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The term database system refers to the components of an organization that defines and regulate the collection, storage, management and use of data within a database environment. From a general management point of view, the database system is composed of the five major parts:
Fig: Database System Environment
A database system gives us a way of gathering together specific pieces of relevant information. It also provides a way to store and maintain that information in a central place. A database system consists of two parts:
The DBMS on which the database system is based, can be classified according to the number of users, the database site locations and the expected type and extent of use.
The numbers of users determine whether the DBMS is classified as a single user or multi-user. A single-user DBMS supports only one user at a time. In other words, if user A is using the database, user B and C must wait until user A has completed his/her database work. If a single user database runs on a personal computer, it is also called a desktop database.
A multiuser DBMS supports multiple users at the same time. If the multiuser database supports a relatively small number of users (less than fifty) or a specific department within an organization, it is called workgroup database. If the database is used by the entire organization and supports many users across many departments, the database is known as an enterprise database.
The database site location might also be used to classify DBMS. For example, DBMS that supports a database located at a single site is called a centralized DBMS. A DBMS that supports a database distributed across several different sites is called distributed DBMS.
The type of computer systems that database can run can be broken down into four broad categories or platforms: Centralized, PC, Client/Server and Distributed.
The different database systems are:
1. Centralized Database Processing System
In a centralized system, all programs run on the main host computer, including the DBMS, the application that accesses the database and the communication facilities that send and receive data from the user’s terminals. The users access the database through either locally connected or dial-up (remote) terminals. The terminals are generally dumb, having little or no processing power of their own and consists of only a screen, keyboard and hardware to communicate with the host.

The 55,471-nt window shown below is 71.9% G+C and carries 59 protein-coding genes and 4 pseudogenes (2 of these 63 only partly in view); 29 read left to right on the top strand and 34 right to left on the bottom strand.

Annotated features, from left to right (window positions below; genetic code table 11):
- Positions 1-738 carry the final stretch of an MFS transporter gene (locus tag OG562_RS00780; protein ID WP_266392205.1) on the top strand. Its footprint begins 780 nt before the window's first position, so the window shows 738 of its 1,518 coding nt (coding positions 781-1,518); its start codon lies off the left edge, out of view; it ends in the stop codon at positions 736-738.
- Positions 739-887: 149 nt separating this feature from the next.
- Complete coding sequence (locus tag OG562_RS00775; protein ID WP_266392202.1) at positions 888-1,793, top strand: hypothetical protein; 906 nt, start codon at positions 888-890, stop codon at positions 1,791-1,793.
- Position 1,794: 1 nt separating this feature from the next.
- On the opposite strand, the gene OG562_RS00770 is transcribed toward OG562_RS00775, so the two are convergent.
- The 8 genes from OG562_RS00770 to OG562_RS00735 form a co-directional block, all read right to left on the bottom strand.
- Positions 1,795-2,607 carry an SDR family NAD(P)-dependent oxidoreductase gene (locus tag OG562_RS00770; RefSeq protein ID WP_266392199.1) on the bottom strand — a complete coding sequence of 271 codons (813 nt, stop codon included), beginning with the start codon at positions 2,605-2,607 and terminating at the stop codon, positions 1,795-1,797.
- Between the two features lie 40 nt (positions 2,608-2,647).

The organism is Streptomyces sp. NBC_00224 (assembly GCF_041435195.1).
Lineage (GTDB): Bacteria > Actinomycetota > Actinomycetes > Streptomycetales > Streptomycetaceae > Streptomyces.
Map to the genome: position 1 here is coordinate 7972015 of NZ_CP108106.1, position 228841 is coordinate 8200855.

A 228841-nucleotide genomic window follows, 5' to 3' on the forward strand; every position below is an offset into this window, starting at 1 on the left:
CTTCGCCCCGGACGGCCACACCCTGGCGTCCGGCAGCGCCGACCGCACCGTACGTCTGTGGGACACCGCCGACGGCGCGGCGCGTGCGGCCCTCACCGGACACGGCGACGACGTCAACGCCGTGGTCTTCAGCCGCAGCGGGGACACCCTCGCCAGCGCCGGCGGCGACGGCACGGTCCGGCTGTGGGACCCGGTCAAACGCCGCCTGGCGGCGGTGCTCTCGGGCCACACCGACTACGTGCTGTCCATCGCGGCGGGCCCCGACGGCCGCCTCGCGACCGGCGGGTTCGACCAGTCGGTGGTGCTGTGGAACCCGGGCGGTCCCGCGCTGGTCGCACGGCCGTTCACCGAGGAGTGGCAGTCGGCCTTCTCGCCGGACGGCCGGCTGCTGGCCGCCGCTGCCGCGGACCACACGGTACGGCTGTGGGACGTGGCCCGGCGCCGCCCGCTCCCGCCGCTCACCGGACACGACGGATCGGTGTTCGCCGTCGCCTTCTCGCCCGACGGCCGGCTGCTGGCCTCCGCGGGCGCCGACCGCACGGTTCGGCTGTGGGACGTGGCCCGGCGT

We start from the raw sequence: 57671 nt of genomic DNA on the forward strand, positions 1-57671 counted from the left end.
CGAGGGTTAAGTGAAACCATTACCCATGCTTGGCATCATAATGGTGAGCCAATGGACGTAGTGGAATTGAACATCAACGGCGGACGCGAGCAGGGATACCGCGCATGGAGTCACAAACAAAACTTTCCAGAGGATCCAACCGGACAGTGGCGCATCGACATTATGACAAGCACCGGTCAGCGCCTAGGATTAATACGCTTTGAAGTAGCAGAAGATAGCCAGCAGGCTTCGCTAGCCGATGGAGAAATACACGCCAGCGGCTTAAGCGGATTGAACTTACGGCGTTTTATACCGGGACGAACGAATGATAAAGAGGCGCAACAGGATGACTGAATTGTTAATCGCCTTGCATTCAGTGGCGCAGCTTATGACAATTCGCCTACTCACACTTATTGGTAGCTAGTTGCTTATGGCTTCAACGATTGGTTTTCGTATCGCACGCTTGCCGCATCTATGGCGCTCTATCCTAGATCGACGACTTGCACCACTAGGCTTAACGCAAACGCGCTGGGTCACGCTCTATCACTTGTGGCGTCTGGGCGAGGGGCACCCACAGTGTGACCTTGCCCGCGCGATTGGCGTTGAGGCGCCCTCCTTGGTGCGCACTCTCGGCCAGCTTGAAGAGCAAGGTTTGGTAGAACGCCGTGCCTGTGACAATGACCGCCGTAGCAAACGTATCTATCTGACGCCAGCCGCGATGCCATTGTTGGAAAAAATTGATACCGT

Fig: Centralized Database Processing System
2. Personal Computer Systems
When a DBMS is run on a PC, the PC acts as both the host computer and the terminal unlike the larger systems. The DBMS functions and the database application functions are combined into one application. Database applications on a PC handle the user input, screen output and access to the data on the disk. Combining these different functions into one unit gives the DBMS a great deal of power, flexibility and speed, usually at the cost of decreased data security and integrity.
Fig: Personal Database Computer System
However, in recent years many have been connected to a Local Area Networks (LANs). In a LAN, the data and usually, the user applications reside on the File Server, a PC running a special Network Operating System (NOS) such as Novell’s NetWare or Microsoft’s LAN Manager or Windows NT. The file server manages the LAN access to other shared resources.
3. Client/Server Database Systems
In a generalized concept, client PC is the computer from where the user requests for data and information and the server provides the requested information. The database application on the client PC referred to as the “front end system” that handles all the screen and user input/output processing.
Fig: Client-Server Database Computer System
The “back end system” on the database server handles data processing and disk access. For example, a user on the front end creates a query for data from the database server and the front-end application sends the request across the network to the server. The database server performs the actual search and sends back only the data that answers the user’s query.
4. Distributed Processing Systems
A simple form of distributed processing has existed for several years. In this limited form, data is shared among various host system via updates sent either through direct connections on the same network or through remote connections via phone or dedicated data lines.
Fig: Distributed Database Processing System
An application which runs one or more of the hosts, extracts the portion of data that has been changed during a programmer-defined period and then transmits the data to either a centralized host or other hosts in the distributed circuit. The other databases are then updated so that all the systems are in sync with each other.
This type of distributed processing usually occurs between departmental computers or LAN's and host systems; the data goes to a large central minicomputer or mainframe host after the close of the business day. The below figure illustrates one form of distributed processing system.
Data security is one of the challenging jobs of Database Administrators (DA). The secured data can be transferred from one server to another server at great distances. For the prevention of data piracy and data mining, proper securities are necessary to be implemented in the system. The two common methods of data security are using the username and password. The username authentication and password verification can allow for data access. So, data security is a preventive measures that aDatabase Administrator (DA) must take for the protection of data from the unauthorized access, theft, corruption, etc.
Fig: Data Security
Khanal, R.C. Khanal, R.C. Computer Concept for XII. Pashupatigriha Marga, Thapathali, Kathmandu, Nepal: Ekta Books Distributors Pvt. Ltd., 2010. 47-50.
Adhikari, Deepak Kumar.,et.al., Computer Science XII,Asia Publication Pvt.Ltd